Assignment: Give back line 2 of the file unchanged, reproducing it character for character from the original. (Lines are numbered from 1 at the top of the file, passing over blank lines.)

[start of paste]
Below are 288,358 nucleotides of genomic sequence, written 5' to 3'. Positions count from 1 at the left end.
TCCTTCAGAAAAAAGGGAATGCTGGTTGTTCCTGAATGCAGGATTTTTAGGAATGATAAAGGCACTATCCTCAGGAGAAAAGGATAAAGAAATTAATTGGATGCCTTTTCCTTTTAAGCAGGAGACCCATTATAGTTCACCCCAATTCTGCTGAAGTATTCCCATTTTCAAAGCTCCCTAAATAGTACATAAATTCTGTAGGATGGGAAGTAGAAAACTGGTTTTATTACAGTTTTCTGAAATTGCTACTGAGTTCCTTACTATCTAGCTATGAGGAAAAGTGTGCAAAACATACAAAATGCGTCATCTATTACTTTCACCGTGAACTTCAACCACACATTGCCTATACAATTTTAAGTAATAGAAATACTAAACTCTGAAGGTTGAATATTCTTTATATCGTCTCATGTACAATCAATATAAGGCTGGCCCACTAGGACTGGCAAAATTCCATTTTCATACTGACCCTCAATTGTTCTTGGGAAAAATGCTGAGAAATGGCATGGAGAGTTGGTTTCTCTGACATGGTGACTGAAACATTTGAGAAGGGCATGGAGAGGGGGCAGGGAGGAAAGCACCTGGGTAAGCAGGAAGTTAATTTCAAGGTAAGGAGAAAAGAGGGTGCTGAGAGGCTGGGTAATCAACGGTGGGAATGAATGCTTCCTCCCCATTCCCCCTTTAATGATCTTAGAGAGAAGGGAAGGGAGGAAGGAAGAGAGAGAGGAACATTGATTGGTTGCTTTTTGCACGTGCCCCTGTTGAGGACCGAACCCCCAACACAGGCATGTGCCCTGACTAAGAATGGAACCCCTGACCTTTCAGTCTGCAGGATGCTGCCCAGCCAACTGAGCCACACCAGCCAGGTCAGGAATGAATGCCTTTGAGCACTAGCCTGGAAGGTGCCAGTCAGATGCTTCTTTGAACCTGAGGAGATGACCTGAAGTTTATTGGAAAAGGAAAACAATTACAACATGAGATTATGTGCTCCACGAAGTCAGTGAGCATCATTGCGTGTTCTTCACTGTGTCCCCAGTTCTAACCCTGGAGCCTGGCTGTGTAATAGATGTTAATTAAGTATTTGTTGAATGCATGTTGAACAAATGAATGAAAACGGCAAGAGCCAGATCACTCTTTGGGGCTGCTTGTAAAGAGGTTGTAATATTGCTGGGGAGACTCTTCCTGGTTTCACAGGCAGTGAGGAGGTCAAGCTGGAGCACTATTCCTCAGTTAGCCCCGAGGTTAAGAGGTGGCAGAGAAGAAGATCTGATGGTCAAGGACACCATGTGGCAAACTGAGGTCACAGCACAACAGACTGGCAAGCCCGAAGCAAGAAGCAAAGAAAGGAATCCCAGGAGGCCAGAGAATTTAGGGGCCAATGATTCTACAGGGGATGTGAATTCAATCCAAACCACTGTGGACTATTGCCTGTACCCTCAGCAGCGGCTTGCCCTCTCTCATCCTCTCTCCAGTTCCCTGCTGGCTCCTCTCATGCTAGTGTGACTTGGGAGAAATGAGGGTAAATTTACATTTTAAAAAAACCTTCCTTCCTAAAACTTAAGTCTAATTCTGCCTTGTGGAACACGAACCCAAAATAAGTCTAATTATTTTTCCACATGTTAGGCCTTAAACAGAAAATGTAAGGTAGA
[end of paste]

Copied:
TCCTTCAGAAAAAAGGGAATGCTGGTTGTTCCTGAATGCAGGATTTTTAGGAATGATAAAGGCACTATCCTCAGGAGAAAAGGATAAAGAAATTAATTGGATGCCTTTTCCTTTTAAGCAGGAGACCCATTATAGTTCACCCCAATTCTGCTGAAGTATTCCCATTTTCAAAGCTCCCTAAATAGTACATAAATTCTGTAGGATGGGAAGTAGAAAACTGGTTTTATTACAGTTTTCTGAAATTGCTACTGAGTTCCTTACTATCTAGCTATGAGGAAAAGTGTGCAAAACATACAAAATGCGTCATCTATTACTTTCACCGTGAACTTCAACCACACATTGCCTATACAATTTTAAGTAATAGAAATACTAAACTCTGAAGGTTGAATATTCTTTATATCGTCTCATGTACAATCAATATAAGGCTGGCCCACTAGGACTGGCAAAATTCCATTTTCATACTGACCCTCAATTGTTCTTGGGAAAAATGCTGAGAAATGGCATGGAGAGTTGGTTTCTCTGACATGGTGACTGAAACATTTGAGAAGGGCATGGAGAGGGGGCAGGGAGGAAAGCACCTGGGTAAGCAGGAAGTTAATTTCAAGGTAAGGAGAAAAGAGGGTGCTGAGAGGCTGGGTAATCAACGGTGGGAATGAATGCTTCCTCCCCATTCCCCCTTTAATGATCTTAGAGAGAAGGGAAGGGAGGAAGGAAGAGAGAGAGGAACATTGATTGGTTGCTTTTTGCACGTGCCCCTGTTGAGGACCGAACCCCCAACACAGGCATGTGCCCTGACTAAGAATGGAACCCCTGACCTTTCAGTCTGCAGGATGCTGCCCAGCCAACTGAGCCACACCAGCCAGGTCAGGAATGAATGCCTTTGAGCACTAGCCTGGAAGGTGCCAGTCAGATGCTTCTTTGAACCTGAGGAGATGACCTGAAGTTTATTGGAAAAGGAAAACAATTACAACATGAGATTATGTGCTCCACGAAGTCAGTGAGCATCATTGCGTGTTCTTCACTGTGTCCCCAGTTCTAACCCTGGAGCCTGGCTGTGTAATAGATGTTAATTAAGTATTTGTTGAATGCATGTTGAACAAATGAATGAAAACGGCAAGAGCCAGATCACTCTTTGGGGCTGCTTGTAAAGAGGTTGTAATATTGCTGGGGAGACTCTTCCTGGTTTCACAGGCAGTGAGGAGGTCAAGCTGGAGCACTATTCCTCAGTTAGCCCCGAGGTTAAGAGGTGGCAGAGAAGAAGATCTGATGGTCAAGGACACCATGTGGCAAACTGAGGTCACAGCACAACAGACTGGCAAGCCCGAAGCAAGAAGCAAAGAAAGGAATCCCAGGAGGCCAGAGAATTTAGGGGCCAATGATTCTACAGGGGATGTGAATTCAATCCAAACCACTGTGGACTATTGCCTGTACCCTCAGCAGCGGCTTGCCCTCTCTCATCCTCTCTCCAGTTCCCTGCTGGCTCCTCTCATGCTAGTGTGACTTGGGAGAAATGAGGGTAAATTTACATTTTAAAAAAACCTTCCTTCCTAAAACTTAAGTCTAATTCTGCCTTGTGGAACACGAACCCAAAATAAGTCTAATTATTTTTCCACATGTTAGGCCTTAAACAGAAAATGTAAGGTAGA